There is an element of truth in the notion that desperate times call for desperate measures, utterances, or behaviours at some point in human affairs. Here, former President JD Mahama's unguarded pronouncements, and public demeanours underpin his true state of socio-political distress, nervousness, and insecurities.
Many of us have been stressing all along that Ghanaians don't need analytical knowledge or mental adroitness of a top-notch neurosurgeon to know and understand that Mr. JD Mahama, from all accounts, is a desperate ex-president turned presidential candidate trying hard to prank his way back to power.
In all seriousness, if one were to write a thought-provoking book or conduct research on the influx or the climax of 'sakawa boys' phenomenon in Ghanaian body politic today, the Mahama administration would be the most significant case study. Indeed, there are epic trail of evidence and verifiable narratives regarding the politics of 'sakawa' entrenched in 'create, loot, and share' of the nation's meagre resources that became buzz phrase under Mr. Mahama's presidency.
No doubt the Ghanaian society has undergone dramatic transformation; and some of these changes can be attributed to the omnipresence of the social media revolution. On the heels of this huge societal evolution are the incorporation or adoption of local slangs or locally coined words such as '419, 'sakawa', galamsey, format and many others that one can't recall at this juncture.
One of the most popular among the 'street words' in the country today is 'sakawa.' In fact, many of the foregoing local slangs were not in vogue when some of us were growing up or living in Ghana—Kumasi to be precise. So, upon inquiries from some friends and family members back home, it became clear the term 'sakawa' conveys a derogatory meaning, among others, fraudulent practices or groups or an individual given to shady, dishonest, mischievous scamming with corrupt intent.
Based on the above definition of 'sakawa', it's quite laughable but not surprising that the 'incompetent one' and the most corrupt regime of the recent memory, led by Mr. JD Mahama, could have the temerity to mock or describe President Akufo-Addo, including part of his extended family/relatives in Eastern Region as 'Akyem mafia, sakawa' people.Where does this tribal dog whistle come from, JD Mahama?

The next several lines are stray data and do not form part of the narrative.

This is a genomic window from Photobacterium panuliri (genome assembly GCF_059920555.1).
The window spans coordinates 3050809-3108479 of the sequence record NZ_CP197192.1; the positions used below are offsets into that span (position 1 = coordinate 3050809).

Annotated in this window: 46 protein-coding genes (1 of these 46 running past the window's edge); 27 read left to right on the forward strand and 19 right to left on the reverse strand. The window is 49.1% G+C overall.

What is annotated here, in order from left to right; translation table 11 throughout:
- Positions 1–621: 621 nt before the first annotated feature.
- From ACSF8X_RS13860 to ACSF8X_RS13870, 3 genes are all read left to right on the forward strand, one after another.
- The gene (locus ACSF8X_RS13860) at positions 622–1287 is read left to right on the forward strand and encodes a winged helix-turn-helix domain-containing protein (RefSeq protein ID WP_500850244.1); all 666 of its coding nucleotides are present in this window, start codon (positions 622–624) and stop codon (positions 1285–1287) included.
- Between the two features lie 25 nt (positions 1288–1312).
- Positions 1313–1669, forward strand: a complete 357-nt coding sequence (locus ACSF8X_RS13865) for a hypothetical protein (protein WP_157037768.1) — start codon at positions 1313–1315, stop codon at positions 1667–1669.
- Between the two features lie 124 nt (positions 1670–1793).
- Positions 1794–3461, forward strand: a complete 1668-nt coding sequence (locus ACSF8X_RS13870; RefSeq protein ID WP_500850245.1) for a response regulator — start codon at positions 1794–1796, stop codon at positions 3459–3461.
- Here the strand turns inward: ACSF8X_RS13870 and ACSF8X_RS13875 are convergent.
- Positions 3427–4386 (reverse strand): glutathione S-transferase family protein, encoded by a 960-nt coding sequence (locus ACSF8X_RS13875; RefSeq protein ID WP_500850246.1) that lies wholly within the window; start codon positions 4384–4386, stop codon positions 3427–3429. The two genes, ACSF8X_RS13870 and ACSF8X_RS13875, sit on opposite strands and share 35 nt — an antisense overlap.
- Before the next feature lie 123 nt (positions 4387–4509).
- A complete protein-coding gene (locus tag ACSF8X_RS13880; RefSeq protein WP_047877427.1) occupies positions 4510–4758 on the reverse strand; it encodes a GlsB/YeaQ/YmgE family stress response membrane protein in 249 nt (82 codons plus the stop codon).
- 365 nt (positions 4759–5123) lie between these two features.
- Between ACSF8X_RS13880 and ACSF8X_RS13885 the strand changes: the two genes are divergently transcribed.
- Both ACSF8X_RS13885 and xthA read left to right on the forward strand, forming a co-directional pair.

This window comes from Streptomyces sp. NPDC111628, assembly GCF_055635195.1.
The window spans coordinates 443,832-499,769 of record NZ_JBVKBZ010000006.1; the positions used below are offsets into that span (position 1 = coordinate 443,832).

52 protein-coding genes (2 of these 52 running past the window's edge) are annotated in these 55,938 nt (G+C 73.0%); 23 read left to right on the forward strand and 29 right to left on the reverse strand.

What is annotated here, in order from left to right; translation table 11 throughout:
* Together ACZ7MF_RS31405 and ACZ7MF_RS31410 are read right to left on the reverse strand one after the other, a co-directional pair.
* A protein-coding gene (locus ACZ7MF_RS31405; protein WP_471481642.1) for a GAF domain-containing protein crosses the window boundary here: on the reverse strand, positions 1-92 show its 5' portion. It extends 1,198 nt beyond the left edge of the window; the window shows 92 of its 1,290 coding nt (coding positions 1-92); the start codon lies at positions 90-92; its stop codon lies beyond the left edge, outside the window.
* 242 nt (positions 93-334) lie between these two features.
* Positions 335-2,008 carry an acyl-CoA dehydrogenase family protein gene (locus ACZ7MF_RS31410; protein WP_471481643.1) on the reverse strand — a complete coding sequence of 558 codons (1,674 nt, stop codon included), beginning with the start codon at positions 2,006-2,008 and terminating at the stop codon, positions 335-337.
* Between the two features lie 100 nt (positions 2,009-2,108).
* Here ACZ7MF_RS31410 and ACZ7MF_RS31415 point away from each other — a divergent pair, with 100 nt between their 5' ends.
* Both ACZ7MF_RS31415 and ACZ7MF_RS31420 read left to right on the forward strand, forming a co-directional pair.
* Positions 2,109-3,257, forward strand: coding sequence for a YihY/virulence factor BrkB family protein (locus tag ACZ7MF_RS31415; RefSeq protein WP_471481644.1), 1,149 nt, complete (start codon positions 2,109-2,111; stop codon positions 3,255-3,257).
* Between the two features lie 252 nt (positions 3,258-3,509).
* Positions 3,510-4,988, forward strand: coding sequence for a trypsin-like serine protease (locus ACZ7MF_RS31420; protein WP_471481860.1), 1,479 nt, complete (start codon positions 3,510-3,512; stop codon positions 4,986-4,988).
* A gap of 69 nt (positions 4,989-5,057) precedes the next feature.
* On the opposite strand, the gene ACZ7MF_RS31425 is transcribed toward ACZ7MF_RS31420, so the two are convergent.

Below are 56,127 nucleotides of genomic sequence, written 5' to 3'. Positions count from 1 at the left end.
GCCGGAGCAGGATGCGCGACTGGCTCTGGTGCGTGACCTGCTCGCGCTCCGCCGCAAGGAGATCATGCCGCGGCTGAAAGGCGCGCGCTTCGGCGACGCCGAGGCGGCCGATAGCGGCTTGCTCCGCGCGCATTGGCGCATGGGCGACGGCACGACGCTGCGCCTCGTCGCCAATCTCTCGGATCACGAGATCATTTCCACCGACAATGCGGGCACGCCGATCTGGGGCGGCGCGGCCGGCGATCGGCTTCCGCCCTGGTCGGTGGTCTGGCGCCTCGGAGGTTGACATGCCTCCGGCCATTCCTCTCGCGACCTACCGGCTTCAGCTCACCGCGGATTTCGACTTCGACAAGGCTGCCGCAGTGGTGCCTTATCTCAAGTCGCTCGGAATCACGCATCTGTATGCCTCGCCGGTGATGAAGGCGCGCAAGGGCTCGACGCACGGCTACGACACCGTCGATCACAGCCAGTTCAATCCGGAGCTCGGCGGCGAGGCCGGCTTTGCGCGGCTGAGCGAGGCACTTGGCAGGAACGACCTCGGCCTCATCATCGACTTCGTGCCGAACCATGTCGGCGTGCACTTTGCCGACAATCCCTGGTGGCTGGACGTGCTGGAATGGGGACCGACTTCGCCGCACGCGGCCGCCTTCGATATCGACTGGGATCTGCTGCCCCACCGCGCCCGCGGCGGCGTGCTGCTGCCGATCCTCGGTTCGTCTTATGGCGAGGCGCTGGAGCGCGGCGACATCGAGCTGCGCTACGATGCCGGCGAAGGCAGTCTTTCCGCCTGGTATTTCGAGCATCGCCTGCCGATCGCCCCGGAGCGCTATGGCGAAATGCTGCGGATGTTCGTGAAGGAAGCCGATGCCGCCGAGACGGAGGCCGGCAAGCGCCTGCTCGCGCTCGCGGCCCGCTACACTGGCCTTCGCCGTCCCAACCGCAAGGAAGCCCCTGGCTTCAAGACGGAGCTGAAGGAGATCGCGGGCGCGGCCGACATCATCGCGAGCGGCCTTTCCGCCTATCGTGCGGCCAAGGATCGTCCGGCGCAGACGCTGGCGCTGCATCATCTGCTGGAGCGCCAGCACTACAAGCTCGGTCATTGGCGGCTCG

At any rate, Mr. Mahama's public utterances/behaviours and campaign strategy shouldn't surprise fair-minded observers who also have some basic insights with regard to a person in psychological distress born out of frustration and the looming fear of failure. Going by his abysmal and 'sakawa' inclined presidency, the current NDC flagbearer knows his chances of coming back to power is bleak. This impending political doom and infamy are giving him night sweats and insomnia.
We know reverse psychology 101 will explain Ghana's 'most entitled' presidential contestant JD Mahama as enabling—under the radar—behaviour that tends to patronize the exact opposite of such behaviour he harbours. In simple terms, people who are thieves behind closed doors are often the loudest or meanest in demonizing someone caught in thievery; just to shift attention elsewhere. Certainly, if the 'sakawa boys' phenomenon were to be a game of football, Mahama would surely rub elbows with the likes of Messi, Ronaldinho, Ronaldo, Eto'o, Drogba, and other nimble global soccer superstars.
Metaphorically, these footballers are skilful and exceptionally good at the game of soccer much the same that was peerlessly 'superb' in presiding over 'sakawa' administration in this country's relatively brief political history. It is why one cannot stop laughing to hear him christened his political nemesis the very name or behaviour he (Mahama) fittingly deserves. Ex-President Mahama's incompetent leadership is offset by his corrupt presidency, in a wrong way.
In all honesty, Mr. JD Mahama had no clue regarding what to do with the micro, mezzo, and macroeconomic trajectories of this beloved nation of Ghana, except his government's infamous 'create, loot, and share' practices that in many ways led to the popularization of the so-called 'slay queen' subculture. Today, there are residues of 'slay queens' in this country but not as widespread and in-your-face manner as it was enabled by the 'sakawa' regime of Mr. Mahama.
More so, many Ghanaians didn't pay much attention, but at Manhyia Palace to introduce his running to the Asantehene, the NDC flagbearer attempted to pull one of his 'sakawa' mind games. Mr. Mahama was reported to have lamented to Otumfuo Osei Tutu II that the Akufo-Addo administration has cut off most of the 'legitimate mining concessions' and so if the 'memory loss' Ghanaians elect him back to power, he will quickly restore all those mining activities the current president has put moratorium on them.
As 'sakawa kingpin', the subtle point ex-President Mahama was driving home to Ghanaians was that if the citizens make that mistake and vote for him to become president again, his first line of action is to renegotiate the Nyinahin bauxite concession with the Chinese. At that point, the former president's younger brother will be the sole winner, once more. This is what bloodline 'sakawa' truly means!
The writer is based in the United States of America (USA). He is also political science lecturer
By Bernard Asubonteng